How to: Get Kids Into Gardening

Wild about gardening

You don’t need exotic animals to encourage a love of wildlife in your children – just step out of your back door.

Unlike status-driven grown-ups, children are remarkably egalitarian when it comes to wildlife. They’re amazed by the antics of an orangutan, but can be just as enthralled following an ant trail or unearthing a giant worm. So your garden is the ideal spot to coax out their love of animals.
It’s good to know who is already resident in your domestic zoo, so why not kick off with a simple bug hunt? Turn over soil to find wriggling earthworms, hunt in dark and damp spots for slugs and snails or peer under old logs to find woodlice. A magnifying glass will help children investigate their finds and get them into ‘bug hunter’ character – just remind them that looking, rather than touching, is best.

Wildlife magnets

This is only the beginning of the adventure, because there’s plenty the children can do to encourage more wildlife. Planting and sowing favourite species for bees (see box, right), hoverflies, butterflies and moths will guarantee that more fly in to visit. They can also take old logs and pieces of wood and simply stack them up in a quiet corner. Before long this ‘stumpery’ will be attracting woodlice, beetles and spiders.

Water is a wildlife magnet, but ponds can be a safety worry with small children about. Instead, you can build a mini version using an old plastic storage box – 45 litres is ideal – sunk into the ground and surrounded by plants for cover. If you add old bricks, stones and tiles to create a ramp for access and then fill it with rainwater – or even better, water from a friend’s pond – this will be colonised by water creatures within weeks. You may even find a friendly frog takes up residence.


Bring in the birds

For budding ornithologists, why not set up a bird snack station in the garden? Children can thread apple slices onto a piece of garden wire to hang from a branch, or make their own bird feed mix of one part bird seed, one part room temperature lard and two parts oats. This messy, squidgy mixing is best done outside where they can also use their creation to fill small plant pots, which can then be hung from a tree.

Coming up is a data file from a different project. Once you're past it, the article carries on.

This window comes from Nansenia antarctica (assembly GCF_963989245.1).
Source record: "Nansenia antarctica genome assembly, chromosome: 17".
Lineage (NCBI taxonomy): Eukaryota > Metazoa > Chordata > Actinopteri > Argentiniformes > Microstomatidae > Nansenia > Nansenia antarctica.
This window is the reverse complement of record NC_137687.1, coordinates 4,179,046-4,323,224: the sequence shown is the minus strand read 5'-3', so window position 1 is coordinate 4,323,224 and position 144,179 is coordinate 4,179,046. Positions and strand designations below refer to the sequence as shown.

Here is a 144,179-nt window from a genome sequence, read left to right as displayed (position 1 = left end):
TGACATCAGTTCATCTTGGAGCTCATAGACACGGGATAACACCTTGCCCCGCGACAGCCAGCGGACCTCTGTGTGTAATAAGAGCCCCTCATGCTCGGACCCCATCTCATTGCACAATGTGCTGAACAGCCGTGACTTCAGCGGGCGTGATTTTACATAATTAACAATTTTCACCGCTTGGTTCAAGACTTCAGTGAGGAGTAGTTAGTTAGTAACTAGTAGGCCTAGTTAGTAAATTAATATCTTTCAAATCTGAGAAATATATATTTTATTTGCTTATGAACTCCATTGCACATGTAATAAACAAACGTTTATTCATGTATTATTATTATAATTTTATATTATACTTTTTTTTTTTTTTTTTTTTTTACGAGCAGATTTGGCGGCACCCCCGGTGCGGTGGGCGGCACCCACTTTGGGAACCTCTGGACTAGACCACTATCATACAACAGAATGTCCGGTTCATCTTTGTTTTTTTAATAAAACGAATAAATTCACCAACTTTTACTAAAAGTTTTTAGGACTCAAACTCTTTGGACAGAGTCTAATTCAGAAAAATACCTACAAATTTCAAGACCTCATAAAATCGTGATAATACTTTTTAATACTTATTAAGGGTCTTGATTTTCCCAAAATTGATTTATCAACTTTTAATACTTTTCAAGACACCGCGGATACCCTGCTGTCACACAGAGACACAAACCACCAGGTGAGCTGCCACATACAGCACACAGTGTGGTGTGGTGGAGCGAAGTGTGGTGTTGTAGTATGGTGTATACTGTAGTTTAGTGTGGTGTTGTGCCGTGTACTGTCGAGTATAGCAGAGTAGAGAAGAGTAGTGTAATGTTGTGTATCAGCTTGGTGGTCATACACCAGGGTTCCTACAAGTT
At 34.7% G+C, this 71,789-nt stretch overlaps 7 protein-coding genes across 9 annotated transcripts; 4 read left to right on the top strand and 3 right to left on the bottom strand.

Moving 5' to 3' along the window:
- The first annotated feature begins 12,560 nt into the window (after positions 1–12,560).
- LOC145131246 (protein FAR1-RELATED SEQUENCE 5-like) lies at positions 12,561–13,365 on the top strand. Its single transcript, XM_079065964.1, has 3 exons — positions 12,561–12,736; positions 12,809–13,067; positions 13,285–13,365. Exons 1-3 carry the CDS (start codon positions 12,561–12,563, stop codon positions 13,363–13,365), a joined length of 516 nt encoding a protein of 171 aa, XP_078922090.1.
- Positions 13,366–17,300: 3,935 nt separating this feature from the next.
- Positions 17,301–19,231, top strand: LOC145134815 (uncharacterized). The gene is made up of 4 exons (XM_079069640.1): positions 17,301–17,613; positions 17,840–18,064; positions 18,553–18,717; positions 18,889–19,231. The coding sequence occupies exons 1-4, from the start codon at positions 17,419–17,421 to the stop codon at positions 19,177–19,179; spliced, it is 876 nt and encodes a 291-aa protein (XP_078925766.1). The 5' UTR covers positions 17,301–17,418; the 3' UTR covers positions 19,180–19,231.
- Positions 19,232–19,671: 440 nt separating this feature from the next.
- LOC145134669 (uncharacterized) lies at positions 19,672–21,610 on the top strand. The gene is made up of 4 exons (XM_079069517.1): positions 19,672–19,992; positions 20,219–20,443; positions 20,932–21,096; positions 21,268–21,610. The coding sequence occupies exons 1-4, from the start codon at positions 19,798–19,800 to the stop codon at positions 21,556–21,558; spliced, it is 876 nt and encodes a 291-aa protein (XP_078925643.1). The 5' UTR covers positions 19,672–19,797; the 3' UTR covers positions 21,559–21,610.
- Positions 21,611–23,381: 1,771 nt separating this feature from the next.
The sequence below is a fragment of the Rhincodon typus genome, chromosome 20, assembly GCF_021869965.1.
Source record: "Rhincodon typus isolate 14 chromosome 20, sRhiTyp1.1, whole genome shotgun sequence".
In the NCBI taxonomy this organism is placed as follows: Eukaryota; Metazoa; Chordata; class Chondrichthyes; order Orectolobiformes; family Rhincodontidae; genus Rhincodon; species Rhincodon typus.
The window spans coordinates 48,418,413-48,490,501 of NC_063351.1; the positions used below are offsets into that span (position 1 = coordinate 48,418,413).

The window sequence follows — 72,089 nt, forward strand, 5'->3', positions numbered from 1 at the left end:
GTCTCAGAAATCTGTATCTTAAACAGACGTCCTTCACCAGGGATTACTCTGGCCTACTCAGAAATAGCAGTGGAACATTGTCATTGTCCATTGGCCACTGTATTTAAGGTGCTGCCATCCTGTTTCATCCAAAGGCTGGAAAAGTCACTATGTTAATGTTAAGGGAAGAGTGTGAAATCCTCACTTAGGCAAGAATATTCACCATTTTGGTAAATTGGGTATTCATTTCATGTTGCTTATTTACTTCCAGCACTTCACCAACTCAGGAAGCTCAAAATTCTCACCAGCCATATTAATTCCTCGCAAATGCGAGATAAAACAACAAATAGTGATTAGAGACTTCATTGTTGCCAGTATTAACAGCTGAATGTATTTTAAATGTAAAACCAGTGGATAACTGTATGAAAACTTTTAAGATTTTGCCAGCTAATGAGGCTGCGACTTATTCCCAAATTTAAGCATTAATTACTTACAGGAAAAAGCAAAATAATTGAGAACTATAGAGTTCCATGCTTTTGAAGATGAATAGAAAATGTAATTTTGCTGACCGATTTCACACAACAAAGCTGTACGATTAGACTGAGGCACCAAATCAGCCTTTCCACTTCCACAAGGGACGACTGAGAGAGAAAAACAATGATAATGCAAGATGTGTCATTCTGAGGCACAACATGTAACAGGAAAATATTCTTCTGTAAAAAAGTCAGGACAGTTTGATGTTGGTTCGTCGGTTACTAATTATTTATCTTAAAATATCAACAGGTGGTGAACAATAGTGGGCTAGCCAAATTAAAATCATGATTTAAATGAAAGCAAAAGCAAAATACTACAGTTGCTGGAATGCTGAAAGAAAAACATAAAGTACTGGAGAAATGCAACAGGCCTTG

For added interest the kids can also pack old fruit net bags with bits of moss, dried grass and short lengths of wool: all perfect nest-lining materials. String this up near to their tempting bird food and it will be a twitchers’ paradise, with birds popping in to pick up all sorts of supplies. Finally, don’t forget there’s a lot going on after dark. Night-time is great for moth spotting – just hang a white sheet over the washing line and angle a powerful torch in its direction to draw them in. 
Lucky night-time patrollers may even glimpse Mrs Tiggywinkle out foraging. To increase the chances of this happening, you could set up a covered hedgehog feeding station with a bowl of cat food to tempt them in. Before you know it, your young nature lovers may even choose a visit to their garden over a trip to the zoo. Just be warned: they may start charging you entry.

Bees are best!

Pollination is vital to the lifecycle of flowering plants – without pollen moving from the male part of one flower to the female part of another, we would have no fruits or seeds. And when it comes to pollination, bees are undoubtedly the best. Their hairy bodies are perfect for pollen to hitch a lift on and as they visit up to 2,000 flowers a day, just imagine how much pollination work one bee can do. In fact a third of all our food is pollinated by bees – everything from blueberries and apples to strawberries and tomatoes, as well as many of our favourite garden flowers.


Plants that attract bees

There are lots of bee-friendly plants that children can grow from seed. Just remember to choose a sunny spot as bees prefer to forage in the warmth. Good seeds to try are borage (Borago officinalis), cosmos, cornflower (Centaurea cyanus), love-in-a-mist (nigella), poached egg plant (limnanthes), sunflowers, phacelia and honeywort (Cerinthe major). You could even sow a mini wildflower patch using a bee-friendly seed mix.

Many herbs are also popular with our buzzy friends, including lavender, rosemary, thyme, chives, marjoram and sage. These tend to be robust enough to cope with children’s planting techniques as well as being useful for that classic childrens activity: creating garden perfume.

Take a look at our guide to making a butterfly feeder and give it a go with the kids. 

Credit: Illustrations by Vicky Scott